Hayao Miyazaki, co-founder of Studio Ghibli, one of Japan’s largest and most famous animation studios, has had a long and storied career in anime. The studio was founded back in 1985 along with Isao Takahata, Toshio Suzuki, and Yasuyoshi Tokuma. Miyazaki and Takahata, both prolific directors, had spent years in the Japanese film industry before joining forces. While Miyazaki has an impressive list of achievements, he’s most known for Kiki’s Delivery Service, Princess Mononoke, and Spirited Away; the latter of which has been nominated for and won more awards than any of his other films. Last anyone heard, the director had been working on a short film, Boro the Caterpillar.

Famous for his recurring themes of anti-militarization, environmentalism, an obsession with flight, and even feminism and dynamic female characters, Miyazaki was never one to shy away from politics or controversy. In fact, he refused to appear at the Academy Awards in 2003 when Spirited Away was nominated (and won) best animated feature because he disagreed with the US military involvement in Iraq. Whether he got tired of the industry itself or just needed some time to himself, Miyazaki announced what many assumed was his final retirement in 2013. But his 50+ years in the animation industry must have proved too much to just rest on his laurels.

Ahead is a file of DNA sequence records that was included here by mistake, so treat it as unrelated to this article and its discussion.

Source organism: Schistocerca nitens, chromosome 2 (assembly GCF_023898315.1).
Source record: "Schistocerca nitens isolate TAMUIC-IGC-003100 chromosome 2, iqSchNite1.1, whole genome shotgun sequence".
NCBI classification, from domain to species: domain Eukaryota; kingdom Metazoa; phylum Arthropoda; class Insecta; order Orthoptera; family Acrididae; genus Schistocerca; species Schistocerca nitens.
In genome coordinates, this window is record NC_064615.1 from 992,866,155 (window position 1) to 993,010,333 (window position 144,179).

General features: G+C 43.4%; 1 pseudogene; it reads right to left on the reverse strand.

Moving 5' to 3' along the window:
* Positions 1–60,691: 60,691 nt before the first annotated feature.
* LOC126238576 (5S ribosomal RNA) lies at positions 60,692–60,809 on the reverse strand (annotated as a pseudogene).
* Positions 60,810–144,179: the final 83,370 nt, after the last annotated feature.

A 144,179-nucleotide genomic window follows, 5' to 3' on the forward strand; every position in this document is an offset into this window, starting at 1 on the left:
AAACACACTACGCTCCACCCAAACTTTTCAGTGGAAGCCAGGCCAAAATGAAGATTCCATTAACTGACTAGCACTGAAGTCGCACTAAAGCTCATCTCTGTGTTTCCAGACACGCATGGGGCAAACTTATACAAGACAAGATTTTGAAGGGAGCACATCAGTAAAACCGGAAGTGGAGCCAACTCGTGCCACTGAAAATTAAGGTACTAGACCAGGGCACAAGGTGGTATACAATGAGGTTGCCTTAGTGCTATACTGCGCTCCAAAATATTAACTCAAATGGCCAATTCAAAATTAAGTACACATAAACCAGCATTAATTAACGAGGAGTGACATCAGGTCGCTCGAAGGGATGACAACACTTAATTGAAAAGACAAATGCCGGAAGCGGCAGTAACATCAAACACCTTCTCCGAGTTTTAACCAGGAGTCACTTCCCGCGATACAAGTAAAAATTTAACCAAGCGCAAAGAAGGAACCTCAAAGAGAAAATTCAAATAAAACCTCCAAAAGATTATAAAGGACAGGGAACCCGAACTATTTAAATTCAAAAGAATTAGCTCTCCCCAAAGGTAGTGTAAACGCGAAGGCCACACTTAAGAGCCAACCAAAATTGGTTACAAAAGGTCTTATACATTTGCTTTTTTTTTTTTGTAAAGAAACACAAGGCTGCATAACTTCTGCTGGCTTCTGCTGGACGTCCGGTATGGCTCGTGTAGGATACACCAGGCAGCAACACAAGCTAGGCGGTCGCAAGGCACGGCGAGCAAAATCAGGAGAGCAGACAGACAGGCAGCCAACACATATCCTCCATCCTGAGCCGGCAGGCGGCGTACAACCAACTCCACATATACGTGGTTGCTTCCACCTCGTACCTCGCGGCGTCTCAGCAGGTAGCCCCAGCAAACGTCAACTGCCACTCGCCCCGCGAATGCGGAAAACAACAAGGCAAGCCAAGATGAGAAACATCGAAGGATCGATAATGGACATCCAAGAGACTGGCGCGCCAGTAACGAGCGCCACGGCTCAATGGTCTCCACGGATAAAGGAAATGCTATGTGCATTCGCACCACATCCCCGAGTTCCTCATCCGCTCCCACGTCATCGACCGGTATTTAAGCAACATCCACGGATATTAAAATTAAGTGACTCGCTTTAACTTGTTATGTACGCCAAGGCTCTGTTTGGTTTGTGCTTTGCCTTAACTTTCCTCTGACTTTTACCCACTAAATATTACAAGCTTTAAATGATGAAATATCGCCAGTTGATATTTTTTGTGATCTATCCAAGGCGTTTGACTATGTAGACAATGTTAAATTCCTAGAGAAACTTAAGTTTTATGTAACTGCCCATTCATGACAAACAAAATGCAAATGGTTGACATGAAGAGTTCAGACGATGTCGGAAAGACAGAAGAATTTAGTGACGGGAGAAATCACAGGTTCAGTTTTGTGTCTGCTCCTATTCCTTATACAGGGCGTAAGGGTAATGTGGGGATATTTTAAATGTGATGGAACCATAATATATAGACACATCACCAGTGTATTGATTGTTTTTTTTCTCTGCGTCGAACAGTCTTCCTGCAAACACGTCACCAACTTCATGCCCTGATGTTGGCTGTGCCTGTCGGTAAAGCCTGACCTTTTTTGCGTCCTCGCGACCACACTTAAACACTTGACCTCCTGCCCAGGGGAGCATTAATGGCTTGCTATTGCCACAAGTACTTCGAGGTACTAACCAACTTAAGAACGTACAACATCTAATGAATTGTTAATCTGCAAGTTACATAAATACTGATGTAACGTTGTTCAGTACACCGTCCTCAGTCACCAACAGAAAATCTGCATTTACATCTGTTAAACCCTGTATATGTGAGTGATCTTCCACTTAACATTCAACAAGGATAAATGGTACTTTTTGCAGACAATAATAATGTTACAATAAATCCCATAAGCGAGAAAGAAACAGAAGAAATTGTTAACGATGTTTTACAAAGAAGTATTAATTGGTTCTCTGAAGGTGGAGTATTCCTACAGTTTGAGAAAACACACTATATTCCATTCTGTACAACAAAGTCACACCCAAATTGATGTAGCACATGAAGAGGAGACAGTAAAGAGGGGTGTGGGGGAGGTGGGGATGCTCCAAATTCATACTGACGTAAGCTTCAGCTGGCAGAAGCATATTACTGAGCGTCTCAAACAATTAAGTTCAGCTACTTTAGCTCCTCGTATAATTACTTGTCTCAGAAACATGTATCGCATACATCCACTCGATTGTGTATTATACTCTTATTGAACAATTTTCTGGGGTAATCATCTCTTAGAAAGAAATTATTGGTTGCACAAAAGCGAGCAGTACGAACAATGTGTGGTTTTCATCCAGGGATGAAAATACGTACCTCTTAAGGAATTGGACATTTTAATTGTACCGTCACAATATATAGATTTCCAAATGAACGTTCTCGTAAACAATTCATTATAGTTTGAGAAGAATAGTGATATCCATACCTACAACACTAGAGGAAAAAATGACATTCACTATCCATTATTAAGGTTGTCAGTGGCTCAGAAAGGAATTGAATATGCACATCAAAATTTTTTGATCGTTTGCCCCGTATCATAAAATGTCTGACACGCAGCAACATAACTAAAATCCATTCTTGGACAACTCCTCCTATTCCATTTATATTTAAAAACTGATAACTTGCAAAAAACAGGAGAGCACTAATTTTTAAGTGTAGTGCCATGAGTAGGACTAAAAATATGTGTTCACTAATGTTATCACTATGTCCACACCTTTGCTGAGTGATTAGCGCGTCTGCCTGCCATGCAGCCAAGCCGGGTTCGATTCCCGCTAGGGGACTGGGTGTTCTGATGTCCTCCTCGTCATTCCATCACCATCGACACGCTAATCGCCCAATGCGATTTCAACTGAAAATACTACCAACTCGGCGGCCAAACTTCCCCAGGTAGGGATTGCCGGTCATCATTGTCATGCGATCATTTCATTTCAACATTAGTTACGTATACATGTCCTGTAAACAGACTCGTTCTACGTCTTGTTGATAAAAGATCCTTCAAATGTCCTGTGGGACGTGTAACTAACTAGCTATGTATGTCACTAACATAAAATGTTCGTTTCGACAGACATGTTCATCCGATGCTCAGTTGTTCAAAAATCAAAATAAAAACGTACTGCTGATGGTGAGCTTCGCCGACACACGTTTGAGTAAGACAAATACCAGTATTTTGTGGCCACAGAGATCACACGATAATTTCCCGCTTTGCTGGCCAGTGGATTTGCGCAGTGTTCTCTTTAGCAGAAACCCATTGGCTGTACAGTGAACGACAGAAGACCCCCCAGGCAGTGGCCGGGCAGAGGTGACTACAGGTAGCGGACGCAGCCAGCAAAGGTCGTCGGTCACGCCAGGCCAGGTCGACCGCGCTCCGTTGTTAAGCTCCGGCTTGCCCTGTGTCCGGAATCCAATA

Miyazaki has been in and out of retirement for the better part of two decades, with the first stint in 1998 after he declared that Princess Mononoke would be his last film. Six films and 18 years later, Anime News Network (via CBR) reports that Hayao Miyazaki is coming out of retirement yet again to bring a hairy caterpillar to life. The director was unhappy with a short for the Ghibli Museum, and has instead proposed a feature film for Boro the Caterpillar. The piece has been in development for just about 20 years, and Miyazaki simply describes it as the “story of a tiny, hairy caterpillar. So tiny that it may be easily squished between your fingers.”

Hayao Miyazaki Studio Ghibli DirectorThe Japanese television special, “The Man Who is not Done: Hayao Miyazaki,” said the the 75 year old animator and director expects that his Boro the Caterpillar piece would take an estimated five years to finish. There were even some dark comments from former partner Toshio Suzuki, who joked that Miyazaki would “draw storyboards until he dies” while another member of the Studio Ghibli staff added the icon’s death would be great for movie ticket sales.